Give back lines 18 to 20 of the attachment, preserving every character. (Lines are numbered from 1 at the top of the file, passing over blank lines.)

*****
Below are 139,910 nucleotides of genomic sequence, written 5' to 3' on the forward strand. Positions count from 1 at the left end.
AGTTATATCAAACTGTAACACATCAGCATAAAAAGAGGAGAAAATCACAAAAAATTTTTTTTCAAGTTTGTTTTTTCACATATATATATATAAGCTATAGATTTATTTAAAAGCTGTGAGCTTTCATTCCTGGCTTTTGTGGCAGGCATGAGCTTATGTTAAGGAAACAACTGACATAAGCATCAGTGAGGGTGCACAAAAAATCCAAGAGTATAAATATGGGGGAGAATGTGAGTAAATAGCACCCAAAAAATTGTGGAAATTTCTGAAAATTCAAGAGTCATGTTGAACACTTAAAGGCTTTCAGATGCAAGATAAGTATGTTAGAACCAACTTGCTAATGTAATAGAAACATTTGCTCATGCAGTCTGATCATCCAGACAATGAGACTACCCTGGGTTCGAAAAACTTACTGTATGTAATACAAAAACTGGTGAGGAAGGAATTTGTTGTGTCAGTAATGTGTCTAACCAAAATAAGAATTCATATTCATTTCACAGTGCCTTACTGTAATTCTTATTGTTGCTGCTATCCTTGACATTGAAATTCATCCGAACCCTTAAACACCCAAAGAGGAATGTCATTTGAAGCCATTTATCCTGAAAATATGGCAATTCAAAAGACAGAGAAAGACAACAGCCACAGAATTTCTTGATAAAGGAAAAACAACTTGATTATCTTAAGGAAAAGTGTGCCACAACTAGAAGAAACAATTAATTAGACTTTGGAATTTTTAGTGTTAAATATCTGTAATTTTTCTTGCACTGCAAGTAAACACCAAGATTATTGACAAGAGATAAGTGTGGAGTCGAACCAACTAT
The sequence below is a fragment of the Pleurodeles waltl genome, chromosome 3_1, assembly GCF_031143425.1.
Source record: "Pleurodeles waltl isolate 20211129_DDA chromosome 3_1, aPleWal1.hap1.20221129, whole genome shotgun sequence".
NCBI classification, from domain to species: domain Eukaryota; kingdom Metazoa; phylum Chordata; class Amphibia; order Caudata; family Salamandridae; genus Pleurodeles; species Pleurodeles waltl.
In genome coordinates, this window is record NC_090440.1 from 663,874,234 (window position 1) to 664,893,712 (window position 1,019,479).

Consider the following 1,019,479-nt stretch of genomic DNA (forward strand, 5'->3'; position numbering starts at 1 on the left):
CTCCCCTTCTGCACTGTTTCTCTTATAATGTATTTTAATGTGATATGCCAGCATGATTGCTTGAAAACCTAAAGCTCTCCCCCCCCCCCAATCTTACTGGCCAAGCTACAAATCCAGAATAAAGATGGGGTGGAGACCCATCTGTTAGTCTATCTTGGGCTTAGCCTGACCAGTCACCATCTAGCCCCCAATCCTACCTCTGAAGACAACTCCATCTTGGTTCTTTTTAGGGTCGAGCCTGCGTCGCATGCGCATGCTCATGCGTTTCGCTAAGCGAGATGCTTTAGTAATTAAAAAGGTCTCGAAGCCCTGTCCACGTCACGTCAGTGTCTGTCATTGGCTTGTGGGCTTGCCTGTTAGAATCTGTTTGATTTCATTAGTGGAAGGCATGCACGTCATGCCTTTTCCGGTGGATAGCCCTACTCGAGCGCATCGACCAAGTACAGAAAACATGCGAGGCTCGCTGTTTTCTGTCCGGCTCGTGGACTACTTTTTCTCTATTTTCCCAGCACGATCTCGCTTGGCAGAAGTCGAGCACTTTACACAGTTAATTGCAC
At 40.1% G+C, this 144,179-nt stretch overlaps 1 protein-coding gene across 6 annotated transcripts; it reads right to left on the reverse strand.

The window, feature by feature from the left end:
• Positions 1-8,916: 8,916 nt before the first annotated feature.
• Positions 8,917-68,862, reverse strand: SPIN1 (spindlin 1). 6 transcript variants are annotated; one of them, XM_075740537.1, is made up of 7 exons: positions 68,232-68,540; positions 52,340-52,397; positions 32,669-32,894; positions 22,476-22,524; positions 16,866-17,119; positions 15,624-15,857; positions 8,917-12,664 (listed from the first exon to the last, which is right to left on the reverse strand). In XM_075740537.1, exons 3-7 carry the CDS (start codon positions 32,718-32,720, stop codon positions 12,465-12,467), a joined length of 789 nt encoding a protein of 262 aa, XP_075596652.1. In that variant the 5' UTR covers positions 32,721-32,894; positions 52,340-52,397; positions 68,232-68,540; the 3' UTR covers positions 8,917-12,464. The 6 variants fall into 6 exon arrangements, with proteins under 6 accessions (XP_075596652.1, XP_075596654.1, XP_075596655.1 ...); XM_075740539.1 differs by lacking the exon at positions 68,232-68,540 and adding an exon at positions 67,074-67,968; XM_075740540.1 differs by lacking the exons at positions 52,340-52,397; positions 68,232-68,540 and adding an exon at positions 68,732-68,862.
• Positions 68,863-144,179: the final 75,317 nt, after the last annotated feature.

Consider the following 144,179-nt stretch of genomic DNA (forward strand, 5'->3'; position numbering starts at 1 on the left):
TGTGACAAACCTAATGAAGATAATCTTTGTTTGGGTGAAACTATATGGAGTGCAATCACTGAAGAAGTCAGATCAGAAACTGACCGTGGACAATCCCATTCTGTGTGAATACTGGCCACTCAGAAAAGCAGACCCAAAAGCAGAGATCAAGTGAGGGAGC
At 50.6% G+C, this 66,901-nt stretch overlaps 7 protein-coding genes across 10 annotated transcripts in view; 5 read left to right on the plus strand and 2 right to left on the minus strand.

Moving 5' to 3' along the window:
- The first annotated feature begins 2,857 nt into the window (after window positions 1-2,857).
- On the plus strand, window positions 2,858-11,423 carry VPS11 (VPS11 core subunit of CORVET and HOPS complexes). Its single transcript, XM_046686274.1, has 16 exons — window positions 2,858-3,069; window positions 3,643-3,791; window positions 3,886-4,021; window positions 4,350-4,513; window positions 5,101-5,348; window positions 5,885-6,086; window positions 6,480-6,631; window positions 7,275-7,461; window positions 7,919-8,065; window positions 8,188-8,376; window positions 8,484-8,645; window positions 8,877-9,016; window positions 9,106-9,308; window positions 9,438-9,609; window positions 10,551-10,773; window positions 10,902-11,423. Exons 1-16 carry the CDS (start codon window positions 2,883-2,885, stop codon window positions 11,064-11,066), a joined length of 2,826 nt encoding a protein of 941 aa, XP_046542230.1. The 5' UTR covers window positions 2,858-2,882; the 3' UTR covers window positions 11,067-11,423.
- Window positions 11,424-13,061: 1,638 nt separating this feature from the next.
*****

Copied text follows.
- The first annotated feature begins 2,857 nt into the window (after window positions 1-2,857).
- On the plus strand, window positions 2,858-11,423 carry VPS11 (VPS11 core subunit of CORVET and HOPS complexes). Its single transcript, XM_046686274.1, has 16 exons — window positions 2,858-3,069; window positions 3,643-3,791; window positions 3,886-4,021; window positions 4,350-4,513; window positions 5,101-5,348; window positions 5,885-6,086; window positions 6,480-6,631; window positions 7,275-7,461; window positions 7,919-8,065; window positions 8,188-8,376; window positions 8,484-8,645; window positions 8,877-9,016; window positions 9,106-9,308; window positions 9,438-9,609; window positions 10,551-10,773; window positions 10,902-11,423. Exons 1-16 carry the CDS (start codon window positions 2,883-2,885, stop codon window positions 11,064-11,066), a joined length of 2,826 nt encoding a protein of 941 aa, XP_046542230.1. The 5' UTR covers window positions 2,858-2,882; the 3' UTR covers window positions 11,067-11,423.
- Window positions 11,424-13,061: 1,638 nt separating this feature from the next.